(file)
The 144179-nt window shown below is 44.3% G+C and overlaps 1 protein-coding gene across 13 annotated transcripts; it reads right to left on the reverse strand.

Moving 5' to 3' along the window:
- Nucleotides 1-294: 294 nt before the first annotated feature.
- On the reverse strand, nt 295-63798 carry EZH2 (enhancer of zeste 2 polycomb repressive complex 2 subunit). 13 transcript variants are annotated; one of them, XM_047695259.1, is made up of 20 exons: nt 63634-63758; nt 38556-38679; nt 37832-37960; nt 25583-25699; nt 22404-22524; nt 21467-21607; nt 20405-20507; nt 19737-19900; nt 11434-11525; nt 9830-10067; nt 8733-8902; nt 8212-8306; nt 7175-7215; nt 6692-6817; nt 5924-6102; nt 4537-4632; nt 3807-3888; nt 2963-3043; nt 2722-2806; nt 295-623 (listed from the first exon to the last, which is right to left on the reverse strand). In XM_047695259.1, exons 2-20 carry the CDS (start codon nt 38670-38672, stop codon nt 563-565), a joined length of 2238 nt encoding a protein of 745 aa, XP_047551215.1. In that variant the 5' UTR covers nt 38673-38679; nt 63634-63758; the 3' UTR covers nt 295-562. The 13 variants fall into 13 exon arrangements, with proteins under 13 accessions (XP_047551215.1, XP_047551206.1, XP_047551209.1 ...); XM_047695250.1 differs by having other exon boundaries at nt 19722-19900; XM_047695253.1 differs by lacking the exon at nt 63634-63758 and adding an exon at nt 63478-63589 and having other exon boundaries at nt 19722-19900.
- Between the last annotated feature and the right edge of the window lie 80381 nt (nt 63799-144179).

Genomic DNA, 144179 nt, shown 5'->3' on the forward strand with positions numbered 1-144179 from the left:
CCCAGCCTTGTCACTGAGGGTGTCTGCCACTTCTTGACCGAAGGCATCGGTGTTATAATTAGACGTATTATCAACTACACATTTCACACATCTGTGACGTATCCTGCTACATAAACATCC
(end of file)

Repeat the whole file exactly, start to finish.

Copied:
The 144179-nt window shown below is 44.3% G+C and overlaps 1 protein-coding gene across 13 annotated transcripts; it reads right to left on the reverse strand.

Moving 5' to 3' along the window:
- Nucleotides 1-294: 294 nt before the first annotated feature.
- On the reverse strand, nt 295-63798 carry EZH2 (enhancer of zeste 2 polycomb repressive complex 2 subunit). 13 transcript variants are annotated; one of them, XM_047695259.1, is made up of 20 exons: nt 63634-63758; nt 38556-38679; nt 37832-37960; nt 25583-25699; nt 22404-22524; nt 21467-21607; nt 20405-20507; nt 19737-19900; nt 11434-11525; nt 9830-10067; nt 8733-8902; nt 8212-8306; nt 7175-7215; nt 6692-6817; nt 5924-6102; nt 4537-4632; nt 3807-3888; nt 2963-3043; nt 2722-2806; nt 295-623 (listed from the first exon to the last, which is right to left on the reverse strand). In XM_047695259.1, exons 2-20 carry the CDS (start codon nt 38670-38672, stop codon nt 563-565), a joined length of 2238 nt encoding a protein of 745 aa, XP_047551215.1. In that variant the 5' UTR covers nt 38673-38679; nt 63634-63758; the 3' UTR covers nt 295-562. The 13 variants fall into 13 exon arrangements, with proteins under 13 accessions (XP_047551215.1, XP_047551206.1, XP_047551209.1 ...); XM_047695250.1 differs by having other exon boundaries at nt 19722-19900; XM_047695253.1 differs by lacking the exon at nt 63634-63758 and adding an exon at nt 63478-63589 and having other exon boundaries at nt 19722-19900.
- Between the last annotated feature and the right edge of the window lie 80381 nt (nt 63799-144179).

Genomic DNA, 144179 nt, shown 5'->3' on the forward strand with positions numbered 1-144179 from the left:
CCCAGCCTTGTCACTGAGGGTGTCTGCCACTTCTTGACCGAAGGCATCGGTGTTATAATTAGACGTATTATCAACTACACATTTCACACATCTGTGACGTATCCTGCTACATAAACATCC